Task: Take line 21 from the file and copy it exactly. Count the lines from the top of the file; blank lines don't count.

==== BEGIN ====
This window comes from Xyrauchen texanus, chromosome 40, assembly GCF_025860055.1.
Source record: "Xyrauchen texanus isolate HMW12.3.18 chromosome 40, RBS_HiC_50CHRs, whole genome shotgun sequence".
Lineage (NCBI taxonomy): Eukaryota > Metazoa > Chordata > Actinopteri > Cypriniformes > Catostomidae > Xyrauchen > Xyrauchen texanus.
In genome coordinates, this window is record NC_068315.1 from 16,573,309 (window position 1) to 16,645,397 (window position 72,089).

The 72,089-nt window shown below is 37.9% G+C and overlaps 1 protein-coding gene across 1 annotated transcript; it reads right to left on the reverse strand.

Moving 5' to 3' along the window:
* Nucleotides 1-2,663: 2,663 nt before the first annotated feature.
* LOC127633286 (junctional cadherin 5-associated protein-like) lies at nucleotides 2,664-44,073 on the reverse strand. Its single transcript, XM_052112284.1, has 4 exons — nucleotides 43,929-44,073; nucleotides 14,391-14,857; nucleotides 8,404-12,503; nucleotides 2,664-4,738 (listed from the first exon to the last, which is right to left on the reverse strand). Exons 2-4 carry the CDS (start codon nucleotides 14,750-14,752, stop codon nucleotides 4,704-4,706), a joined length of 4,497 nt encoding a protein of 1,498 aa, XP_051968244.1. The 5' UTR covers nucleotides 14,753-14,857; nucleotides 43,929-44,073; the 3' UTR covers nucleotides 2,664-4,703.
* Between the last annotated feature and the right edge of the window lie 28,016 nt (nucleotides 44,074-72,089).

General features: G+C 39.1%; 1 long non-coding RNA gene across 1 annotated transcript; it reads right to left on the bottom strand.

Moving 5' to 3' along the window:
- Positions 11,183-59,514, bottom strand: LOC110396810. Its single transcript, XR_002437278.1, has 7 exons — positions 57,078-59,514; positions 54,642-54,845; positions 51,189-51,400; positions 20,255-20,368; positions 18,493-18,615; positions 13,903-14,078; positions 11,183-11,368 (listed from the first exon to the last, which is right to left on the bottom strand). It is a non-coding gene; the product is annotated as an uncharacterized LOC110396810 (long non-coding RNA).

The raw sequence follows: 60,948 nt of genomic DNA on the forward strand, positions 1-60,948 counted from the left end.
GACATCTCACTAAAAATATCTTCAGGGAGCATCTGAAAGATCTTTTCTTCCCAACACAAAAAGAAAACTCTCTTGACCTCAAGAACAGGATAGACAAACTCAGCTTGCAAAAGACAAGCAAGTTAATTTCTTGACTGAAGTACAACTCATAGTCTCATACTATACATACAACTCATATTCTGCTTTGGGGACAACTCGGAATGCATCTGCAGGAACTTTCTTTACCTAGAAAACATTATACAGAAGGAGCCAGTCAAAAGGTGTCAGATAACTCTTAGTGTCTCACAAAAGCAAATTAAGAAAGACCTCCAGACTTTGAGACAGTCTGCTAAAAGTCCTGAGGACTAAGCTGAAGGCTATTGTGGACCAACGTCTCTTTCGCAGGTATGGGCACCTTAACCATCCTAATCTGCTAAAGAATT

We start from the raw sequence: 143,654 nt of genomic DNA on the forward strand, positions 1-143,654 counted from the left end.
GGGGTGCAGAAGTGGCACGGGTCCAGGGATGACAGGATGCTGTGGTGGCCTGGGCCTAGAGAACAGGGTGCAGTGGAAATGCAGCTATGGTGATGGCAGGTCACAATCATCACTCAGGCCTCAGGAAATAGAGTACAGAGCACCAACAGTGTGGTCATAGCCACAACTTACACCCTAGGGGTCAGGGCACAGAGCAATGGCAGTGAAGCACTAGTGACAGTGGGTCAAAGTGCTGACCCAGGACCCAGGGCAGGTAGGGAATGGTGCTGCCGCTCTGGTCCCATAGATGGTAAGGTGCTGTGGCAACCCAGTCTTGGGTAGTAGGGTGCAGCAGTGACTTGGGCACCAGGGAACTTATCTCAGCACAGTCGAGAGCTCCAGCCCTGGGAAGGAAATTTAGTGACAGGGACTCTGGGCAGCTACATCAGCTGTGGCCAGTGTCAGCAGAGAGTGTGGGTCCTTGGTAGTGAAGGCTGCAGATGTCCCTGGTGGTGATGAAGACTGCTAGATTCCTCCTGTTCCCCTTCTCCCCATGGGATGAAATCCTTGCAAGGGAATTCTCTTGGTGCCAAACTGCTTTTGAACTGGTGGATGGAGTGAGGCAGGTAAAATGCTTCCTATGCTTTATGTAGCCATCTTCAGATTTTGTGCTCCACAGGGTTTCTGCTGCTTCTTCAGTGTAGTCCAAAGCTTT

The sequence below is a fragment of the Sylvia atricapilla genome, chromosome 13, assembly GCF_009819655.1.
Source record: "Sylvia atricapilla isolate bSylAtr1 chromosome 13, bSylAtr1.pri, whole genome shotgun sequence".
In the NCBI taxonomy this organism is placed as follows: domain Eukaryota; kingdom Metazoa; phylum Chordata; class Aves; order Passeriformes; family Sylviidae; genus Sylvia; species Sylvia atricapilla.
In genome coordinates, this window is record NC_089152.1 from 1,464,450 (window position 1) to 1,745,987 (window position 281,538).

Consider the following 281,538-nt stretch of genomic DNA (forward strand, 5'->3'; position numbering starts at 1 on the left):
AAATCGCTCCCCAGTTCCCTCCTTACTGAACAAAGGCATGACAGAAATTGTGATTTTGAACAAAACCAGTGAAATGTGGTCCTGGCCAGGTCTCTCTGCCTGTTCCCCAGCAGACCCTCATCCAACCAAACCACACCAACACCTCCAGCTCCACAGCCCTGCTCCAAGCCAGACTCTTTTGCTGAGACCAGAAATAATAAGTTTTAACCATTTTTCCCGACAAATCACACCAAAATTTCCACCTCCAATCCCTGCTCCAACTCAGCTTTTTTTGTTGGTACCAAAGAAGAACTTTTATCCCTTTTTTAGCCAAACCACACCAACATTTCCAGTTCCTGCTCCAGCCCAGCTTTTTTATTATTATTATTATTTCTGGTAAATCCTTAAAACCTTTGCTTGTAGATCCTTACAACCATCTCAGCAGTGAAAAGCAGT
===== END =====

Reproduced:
Consider the following 281,538-nt stretch of genomic DNA (forward strand, 5'->3'; position numbering starts at 1 on the left):